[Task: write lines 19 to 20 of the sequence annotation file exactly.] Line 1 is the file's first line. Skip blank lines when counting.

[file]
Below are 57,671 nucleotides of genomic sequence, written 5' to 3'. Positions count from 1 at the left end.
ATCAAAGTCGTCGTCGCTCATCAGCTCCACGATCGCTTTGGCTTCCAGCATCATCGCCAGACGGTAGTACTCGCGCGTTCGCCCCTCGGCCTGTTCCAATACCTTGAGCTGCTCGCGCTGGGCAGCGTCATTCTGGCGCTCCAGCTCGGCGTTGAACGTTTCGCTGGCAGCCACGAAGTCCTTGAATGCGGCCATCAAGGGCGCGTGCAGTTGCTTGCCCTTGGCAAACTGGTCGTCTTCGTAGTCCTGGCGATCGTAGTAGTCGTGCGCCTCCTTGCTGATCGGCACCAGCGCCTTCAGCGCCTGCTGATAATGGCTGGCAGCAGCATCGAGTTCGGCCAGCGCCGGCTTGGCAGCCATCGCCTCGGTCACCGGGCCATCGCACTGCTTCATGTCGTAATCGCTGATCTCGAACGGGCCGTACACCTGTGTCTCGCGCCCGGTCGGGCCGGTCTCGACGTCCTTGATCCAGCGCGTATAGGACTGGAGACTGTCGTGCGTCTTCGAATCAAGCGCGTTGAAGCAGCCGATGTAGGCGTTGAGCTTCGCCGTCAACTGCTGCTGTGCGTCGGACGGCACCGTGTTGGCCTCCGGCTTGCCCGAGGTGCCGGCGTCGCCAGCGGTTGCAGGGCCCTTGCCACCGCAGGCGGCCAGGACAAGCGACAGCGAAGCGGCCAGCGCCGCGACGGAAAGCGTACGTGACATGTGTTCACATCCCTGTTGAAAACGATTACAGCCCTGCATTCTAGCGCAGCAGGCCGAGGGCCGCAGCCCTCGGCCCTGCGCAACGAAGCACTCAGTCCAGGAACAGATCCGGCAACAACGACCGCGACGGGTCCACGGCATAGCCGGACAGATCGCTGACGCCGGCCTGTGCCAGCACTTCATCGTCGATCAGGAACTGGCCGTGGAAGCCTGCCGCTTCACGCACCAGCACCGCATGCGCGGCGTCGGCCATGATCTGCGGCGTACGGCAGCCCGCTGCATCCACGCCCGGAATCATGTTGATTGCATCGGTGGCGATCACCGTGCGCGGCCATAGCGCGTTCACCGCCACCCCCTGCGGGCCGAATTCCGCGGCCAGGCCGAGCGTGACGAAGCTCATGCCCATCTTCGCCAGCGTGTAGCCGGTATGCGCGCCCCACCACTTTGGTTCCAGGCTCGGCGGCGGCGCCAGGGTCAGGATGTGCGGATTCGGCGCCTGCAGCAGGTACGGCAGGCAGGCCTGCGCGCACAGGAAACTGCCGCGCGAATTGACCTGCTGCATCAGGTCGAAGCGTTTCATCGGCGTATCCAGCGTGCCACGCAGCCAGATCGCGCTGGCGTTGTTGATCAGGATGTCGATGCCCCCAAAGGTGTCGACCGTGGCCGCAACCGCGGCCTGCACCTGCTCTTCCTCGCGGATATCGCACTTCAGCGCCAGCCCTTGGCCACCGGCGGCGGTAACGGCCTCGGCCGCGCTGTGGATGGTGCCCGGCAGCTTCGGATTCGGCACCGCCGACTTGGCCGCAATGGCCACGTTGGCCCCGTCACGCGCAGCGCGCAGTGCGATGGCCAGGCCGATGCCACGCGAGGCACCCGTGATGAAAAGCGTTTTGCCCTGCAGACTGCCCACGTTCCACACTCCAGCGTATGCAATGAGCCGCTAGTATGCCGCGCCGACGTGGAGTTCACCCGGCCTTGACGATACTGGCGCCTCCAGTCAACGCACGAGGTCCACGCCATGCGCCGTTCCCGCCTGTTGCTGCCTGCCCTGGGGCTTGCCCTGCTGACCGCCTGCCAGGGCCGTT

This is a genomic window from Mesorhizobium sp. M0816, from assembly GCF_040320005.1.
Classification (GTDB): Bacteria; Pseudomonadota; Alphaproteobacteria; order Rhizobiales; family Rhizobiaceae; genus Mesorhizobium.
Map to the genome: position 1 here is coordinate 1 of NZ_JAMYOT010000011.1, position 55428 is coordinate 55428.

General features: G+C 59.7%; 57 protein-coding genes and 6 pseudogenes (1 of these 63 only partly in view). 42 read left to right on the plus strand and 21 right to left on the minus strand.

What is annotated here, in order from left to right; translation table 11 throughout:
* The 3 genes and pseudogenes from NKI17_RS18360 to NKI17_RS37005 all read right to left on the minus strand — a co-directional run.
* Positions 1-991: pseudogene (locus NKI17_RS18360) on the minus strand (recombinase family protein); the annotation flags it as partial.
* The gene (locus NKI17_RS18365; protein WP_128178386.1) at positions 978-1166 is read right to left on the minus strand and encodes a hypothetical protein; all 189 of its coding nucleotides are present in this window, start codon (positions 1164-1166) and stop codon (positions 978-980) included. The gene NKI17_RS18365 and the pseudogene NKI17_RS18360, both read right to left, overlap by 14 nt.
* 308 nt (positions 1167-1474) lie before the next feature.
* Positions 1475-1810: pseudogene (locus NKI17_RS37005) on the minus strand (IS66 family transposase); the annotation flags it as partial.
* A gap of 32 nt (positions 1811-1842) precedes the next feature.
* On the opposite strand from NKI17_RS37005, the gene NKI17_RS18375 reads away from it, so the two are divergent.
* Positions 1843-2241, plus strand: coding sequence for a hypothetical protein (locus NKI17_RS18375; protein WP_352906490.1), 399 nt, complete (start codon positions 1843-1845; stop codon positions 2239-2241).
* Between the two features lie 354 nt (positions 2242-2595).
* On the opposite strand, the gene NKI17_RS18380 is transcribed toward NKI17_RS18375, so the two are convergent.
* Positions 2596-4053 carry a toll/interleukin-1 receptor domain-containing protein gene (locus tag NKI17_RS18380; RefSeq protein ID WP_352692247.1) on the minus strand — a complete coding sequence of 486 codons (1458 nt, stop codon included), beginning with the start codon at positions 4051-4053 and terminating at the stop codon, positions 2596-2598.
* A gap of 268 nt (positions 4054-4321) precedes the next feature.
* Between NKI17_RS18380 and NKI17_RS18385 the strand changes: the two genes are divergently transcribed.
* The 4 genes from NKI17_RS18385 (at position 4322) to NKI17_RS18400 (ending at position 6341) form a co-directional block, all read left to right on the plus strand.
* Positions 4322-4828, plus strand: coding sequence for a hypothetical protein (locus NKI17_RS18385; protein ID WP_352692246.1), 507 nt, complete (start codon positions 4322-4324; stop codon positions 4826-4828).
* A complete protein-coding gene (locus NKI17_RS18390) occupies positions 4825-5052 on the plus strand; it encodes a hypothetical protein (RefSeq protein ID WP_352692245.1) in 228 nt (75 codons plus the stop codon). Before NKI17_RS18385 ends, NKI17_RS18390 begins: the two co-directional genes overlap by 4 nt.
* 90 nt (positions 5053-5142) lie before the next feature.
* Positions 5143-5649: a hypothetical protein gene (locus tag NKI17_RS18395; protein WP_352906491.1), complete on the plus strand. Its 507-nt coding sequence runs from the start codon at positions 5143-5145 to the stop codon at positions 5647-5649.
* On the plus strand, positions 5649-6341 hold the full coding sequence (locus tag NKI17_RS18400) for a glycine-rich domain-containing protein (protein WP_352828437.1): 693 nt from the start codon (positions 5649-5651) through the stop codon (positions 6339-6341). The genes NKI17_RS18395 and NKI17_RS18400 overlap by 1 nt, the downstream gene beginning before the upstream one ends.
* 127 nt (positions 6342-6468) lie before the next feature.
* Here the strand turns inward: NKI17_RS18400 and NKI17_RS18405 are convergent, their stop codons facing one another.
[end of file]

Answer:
* A gap of 268 nt (positions 4054-4321) precedes the next feature.
* Between NKI17_RS18380 and NKI17_RS18385 the strand changes: the two genes are divergently transcribed.